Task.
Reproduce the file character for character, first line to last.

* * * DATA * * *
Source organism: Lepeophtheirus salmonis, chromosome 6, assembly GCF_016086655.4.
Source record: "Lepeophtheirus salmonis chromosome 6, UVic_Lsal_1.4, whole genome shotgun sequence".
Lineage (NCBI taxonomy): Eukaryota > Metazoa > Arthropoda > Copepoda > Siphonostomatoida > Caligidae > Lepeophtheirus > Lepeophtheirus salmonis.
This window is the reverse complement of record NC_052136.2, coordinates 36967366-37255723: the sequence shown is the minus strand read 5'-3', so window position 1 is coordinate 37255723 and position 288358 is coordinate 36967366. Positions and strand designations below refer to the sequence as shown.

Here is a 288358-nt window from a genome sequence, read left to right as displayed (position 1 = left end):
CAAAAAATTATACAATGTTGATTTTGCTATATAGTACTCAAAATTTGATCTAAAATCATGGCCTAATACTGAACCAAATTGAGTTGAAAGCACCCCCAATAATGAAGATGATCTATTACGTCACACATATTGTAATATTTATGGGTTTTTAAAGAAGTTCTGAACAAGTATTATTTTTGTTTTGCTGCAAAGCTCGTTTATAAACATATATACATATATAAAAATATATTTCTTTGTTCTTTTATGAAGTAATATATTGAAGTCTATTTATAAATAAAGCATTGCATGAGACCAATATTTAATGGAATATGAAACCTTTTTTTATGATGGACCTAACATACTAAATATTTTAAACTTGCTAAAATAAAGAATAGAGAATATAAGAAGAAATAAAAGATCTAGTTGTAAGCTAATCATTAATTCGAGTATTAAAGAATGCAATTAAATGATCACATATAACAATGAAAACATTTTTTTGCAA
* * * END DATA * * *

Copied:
Source organism: Lepeophtheirus salmonis, chromosome 6, assembly GCF_016086655.4.
Source record: "Lepeophtheirus salmonis chromosome 6, UVic_Lsal_1.4, whole genome shotgun sequence".
Lineage (NCBI taxonomy): Eukaryota > Metazoa > Arthropoda > Copepoda > Siphonostomatoida > Caligidae > Lepeophtheirus > Lepeophtheirus salmonis.
This window is the reverse complement of record NC_052136.2, coordinates 36967366-37255723: the sequence shown is the minus strand read 5'-3', so window position 1 is coordinate 37255723 and position 288358 is coordinate 36967366. Positions and strand designations below refer to the sequence as shown.

Here is a 288358-nt window from a genome sequence, read left to right as displayed (position 1 = left end):
CAAAAAATTATACAATGTTGATTTTGCTATATAGTACTCAAAATTTGATCTAAAATCATGGCCTAATACTGAACCAAATTGAGTTGAAAGCACCCCCAATAATGAAGATGATCTATTACGTCACACATATTGTAATATTTATGGGTTTTTAAAGAAGTTCTGAACAAGTATTATTTTTGTTTTGCTGCAAAGCTCGTTTATAAACATATATACATATATAAAAATATATTTCTTTGTTCTTTTATGAAGTAATATATTGAAGTCTATTTATAAATAAAGCATTGCATGAGACCAATATTTAATGGAATATGAAACCTTTTTTTATGATGGACCTAACATACTAAATATTTTAAACTTGCTAAAATAAAGAATAGAGAATATAAGAAGAAATAAAAGATCTAGTTGTAAGCTAATCATTAATTCGAGTATTAAAGAATGCAATTAAATGATCACATATAACAATGAAAACATTTTTTTGCAA